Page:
Oh dear. I couldn't see any difference between most of them when they were worn by the same person. At least half the time the body inside looked identical to me in all three side by side shots. I could tell the different pairs of jeans apart... but none of the jeans looked very good to me. They pretty much all looked like they fitted so badly that they had wrinkles from the stress...

Clearly I know nothing about how jeans are supposed to look.

And this from someone who exclusively wears jeans when she goes out in public. : (
posted by Jane the Brown at 7:29 PM on August 5, 2012


We’re talking about clothes.

Yeah, except we're not. I think it's abundantly clear that a lot of people are talking about something far beyond clothes - people variously think clothes represent self-respect, skill, fashion sense, desire to belong, status signals, respect for others, shallowness, self-expression, or whatever. If we were only talking about clothes we would most likely no longer be talking, because a significant chunk of this thread hasn't been about clothes, but about ideas and emotions.
posted by Miko at 8:35 PM on August 5, 2012 [1 favorite]


no doubt part of the hoard refurbished for the Asian market after the US abandoned the small fanny standard, of previously 4-6.

I thought this was about cameltoe until I remembered what 'fanny' means in AmEng.
posted by mippy at 6:30 AM on August 6, 2012


But what do I know, I'm a dad in a ring tee and cargo shorts.

I don't know what a ring tee is.

But cargo shorts are the BEST. Also, cargo pants. And cargo skirts. And what my SO calls an "archives vest" aka the vest with six million pockets.

Because the value of clothes can be measured directly from the the number of pockets each item has.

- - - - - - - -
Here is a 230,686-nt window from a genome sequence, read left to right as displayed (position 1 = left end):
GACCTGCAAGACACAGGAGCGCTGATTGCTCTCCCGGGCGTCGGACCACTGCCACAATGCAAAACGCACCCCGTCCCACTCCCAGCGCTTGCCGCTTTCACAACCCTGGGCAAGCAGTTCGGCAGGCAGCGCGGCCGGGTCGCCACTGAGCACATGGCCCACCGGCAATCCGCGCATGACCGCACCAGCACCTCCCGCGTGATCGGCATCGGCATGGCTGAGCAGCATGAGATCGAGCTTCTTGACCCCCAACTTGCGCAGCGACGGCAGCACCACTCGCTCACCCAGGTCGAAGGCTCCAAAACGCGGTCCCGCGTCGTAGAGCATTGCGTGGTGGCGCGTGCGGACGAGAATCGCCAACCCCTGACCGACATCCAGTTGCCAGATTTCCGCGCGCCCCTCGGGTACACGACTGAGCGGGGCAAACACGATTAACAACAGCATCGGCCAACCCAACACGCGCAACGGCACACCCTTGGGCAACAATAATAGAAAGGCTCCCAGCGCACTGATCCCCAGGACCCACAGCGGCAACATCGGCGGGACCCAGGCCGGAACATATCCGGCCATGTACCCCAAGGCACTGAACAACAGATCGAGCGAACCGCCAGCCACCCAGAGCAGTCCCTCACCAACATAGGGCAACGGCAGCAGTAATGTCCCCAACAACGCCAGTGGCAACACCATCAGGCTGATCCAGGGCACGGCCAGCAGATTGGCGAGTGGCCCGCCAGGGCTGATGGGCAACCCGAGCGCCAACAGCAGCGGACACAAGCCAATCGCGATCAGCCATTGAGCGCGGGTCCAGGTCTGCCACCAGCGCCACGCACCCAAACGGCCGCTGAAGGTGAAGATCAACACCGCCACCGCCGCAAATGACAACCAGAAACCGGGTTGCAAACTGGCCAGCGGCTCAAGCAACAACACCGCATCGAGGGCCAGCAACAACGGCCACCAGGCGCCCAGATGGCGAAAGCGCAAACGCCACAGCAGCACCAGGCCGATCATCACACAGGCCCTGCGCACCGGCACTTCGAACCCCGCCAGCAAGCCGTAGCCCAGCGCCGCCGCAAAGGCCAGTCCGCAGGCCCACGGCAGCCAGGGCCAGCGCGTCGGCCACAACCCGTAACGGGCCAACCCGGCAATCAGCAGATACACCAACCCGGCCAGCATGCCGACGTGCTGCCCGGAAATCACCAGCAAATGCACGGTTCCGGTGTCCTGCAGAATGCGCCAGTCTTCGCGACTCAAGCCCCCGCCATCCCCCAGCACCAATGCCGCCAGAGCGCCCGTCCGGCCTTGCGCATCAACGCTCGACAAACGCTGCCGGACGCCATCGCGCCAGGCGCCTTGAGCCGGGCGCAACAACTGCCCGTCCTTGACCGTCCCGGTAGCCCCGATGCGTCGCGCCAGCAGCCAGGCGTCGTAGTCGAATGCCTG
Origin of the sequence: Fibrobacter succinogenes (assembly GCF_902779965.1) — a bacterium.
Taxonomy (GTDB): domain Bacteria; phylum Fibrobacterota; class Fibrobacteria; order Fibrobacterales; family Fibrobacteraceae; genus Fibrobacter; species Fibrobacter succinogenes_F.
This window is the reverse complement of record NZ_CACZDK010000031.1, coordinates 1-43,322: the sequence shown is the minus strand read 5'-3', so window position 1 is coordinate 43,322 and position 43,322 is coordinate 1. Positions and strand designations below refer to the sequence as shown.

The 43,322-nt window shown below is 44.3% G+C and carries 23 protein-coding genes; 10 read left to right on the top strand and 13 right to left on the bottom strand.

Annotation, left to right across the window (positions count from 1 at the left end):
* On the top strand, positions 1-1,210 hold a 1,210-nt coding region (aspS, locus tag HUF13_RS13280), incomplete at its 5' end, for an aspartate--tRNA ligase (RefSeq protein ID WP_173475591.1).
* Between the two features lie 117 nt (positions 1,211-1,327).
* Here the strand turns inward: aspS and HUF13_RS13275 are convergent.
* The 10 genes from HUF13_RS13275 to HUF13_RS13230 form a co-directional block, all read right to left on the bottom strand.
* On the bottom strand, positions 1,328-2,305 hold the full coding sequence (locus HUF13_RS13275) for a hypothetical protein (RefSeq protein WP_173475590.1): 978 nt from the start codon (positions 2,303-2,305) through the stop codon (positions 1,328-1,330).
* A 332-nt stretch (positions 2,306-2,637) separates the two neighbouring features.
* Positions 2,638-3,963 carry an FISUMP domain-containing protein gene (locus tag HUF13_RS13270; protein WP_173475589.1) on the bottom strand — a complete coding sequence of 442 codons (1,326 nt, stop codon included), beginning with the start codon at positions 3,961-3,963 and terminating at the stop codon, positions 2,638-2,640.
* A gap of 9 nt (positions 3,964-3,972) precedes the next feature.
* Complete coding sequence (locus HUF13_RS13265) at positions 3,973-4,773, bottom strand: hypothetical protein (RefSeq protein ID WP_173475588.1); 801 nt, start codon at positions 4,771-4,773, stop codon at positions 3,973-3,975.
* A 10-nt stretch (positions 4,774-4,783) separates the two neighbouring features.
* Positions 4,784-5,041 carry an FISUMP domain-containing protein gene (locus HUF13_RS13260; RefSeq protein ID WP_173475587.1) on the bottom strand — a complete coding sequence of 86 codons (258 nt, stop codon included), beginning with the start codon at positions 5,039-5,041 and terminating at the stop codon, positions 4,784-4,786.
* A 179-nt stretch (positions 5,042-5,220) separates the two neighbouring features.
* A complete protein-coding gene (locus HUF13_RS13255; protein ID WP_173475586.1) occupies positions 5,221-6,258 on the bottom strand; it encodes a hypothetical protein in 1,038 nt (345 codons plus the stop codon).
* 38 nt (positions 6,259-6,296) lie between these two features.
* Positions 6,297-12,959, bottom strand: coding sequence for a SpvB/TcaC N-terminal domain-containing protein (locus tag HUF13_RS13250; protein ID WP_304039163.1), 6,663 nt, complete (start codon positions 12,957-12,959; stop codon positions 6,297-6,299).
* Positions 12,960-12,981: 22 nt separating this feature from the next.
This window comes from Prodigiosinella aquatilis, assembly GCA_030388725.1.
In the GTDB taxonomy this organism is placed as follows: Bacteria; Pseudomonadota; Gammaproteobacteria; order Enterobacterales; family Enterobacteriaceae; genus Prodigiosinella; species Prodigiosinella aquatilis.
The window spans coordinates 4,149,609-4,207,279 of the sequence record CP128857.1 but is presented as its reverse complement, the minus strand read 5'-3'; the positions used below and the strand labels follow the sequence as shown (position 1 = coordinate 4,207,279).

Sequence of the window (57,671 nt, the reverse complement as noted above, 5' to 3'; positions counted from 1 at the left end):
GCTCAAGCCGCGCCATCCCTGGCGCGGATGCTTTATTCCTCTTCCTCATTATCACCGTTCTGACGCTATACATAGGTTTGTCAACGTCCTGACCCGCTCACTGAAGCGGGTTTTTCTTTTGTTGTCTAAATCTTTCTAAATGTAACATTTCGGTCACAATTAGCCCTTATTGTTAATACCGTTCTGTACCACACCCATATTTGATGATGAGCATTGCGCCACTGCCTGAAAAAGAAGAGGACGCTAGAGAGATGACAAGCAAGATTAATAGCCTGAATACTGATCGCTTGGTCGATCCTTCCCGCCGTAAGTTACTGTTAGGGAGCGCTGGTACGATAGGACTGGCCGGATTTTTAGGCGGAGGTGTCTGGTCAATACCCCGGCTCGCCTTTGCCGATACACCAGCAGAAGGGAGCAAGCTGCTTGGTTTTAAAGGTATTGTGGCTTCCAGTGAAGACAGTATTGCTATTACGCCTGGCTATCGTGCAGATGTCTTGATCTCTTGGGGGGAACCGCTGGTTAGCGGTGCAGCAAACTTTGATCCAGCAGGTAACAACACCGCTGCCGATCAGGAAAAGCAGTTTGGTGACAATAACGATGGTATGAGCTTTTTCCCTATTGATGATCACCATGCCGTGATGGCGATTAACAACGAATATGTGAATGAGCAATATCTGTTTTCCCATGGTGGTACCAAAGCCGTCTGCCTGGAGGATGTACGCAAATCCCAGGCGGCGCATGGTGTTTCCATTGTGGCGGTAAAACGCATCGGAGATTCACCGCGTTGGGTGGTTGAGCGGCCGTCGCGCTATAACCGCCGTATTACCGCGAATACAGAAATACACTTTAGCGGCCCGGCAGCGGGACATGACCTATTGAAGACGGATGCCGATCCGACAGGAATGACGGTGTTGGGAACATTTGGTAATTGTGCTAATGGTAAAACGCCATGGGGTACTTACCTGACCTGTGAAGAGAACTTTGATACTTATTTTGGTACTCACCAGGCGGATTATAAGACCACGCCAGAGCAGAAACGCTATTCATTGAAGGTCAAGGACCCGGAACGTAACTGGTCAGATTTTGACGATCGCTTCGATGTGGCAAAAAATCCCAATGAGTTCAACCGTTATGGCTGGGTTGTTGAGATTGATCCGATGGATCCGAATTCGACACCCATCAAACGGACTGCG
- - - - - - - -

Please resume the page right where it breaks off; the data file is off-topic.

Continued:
and that is why someday I will find the person or person who first thought that "women don't need pockets on their clothes" and I will tear them into little bitty pieces and then PUT THOSE PIECES IN MY POCKETS.

(on my men's cargo shorts, of course, because you can't get women's clothes with pockets any more)
posted by jb at 7:32 PM on August 7, 2012 [3 favorites]


I used to eschew cargo pockets, on the theory that my thighs have plenty of bulk of their own, thank you very much. But now running around after two little boys, I love them. Cargo pockets, yes! Bike jersey, yes! Traveler clothing with extra pockets, yes!

Love the cargo pocket. Love love love. Don't care anymore if they make my thighs look like a speed skater.
posted by ambrosia at 7:47 PM on August 7, 2012


The seamstress at dressaday adds pockets to all her dresses and skirts. Unless I’m making that up. I have no idea why dresses and skirts never come with pockets. I guess something to do with the giant purse thing.
posted by bongo_x at 9:16 PM on August 7, 2012


Dresses and skirts don't come with pockets (except when they do) because pockets add bulk, and interrupt the oft-coveted sleek line. Fashionistas often have slash trouser pockets sewn closed to keep the line tight against the body. Not advocating, just sayin'.
posted by thinkpiece at 4:34 AM on August 8, 2012


Also if you put something heavy in a skirt pocket, it can drag stuff out of alignment. Frankly, I'd rather have the option and take the risk for myself, but...

I had, for a while, a pair of something bike-short-ish but with some side pockets. I had a habit of wearing it under skirts. Made walking more comfortable, prevented any accidental flashing, and provided handy phone storage if I didn't want to do the cleavage tuck. I have, of course, never found that item for sale again.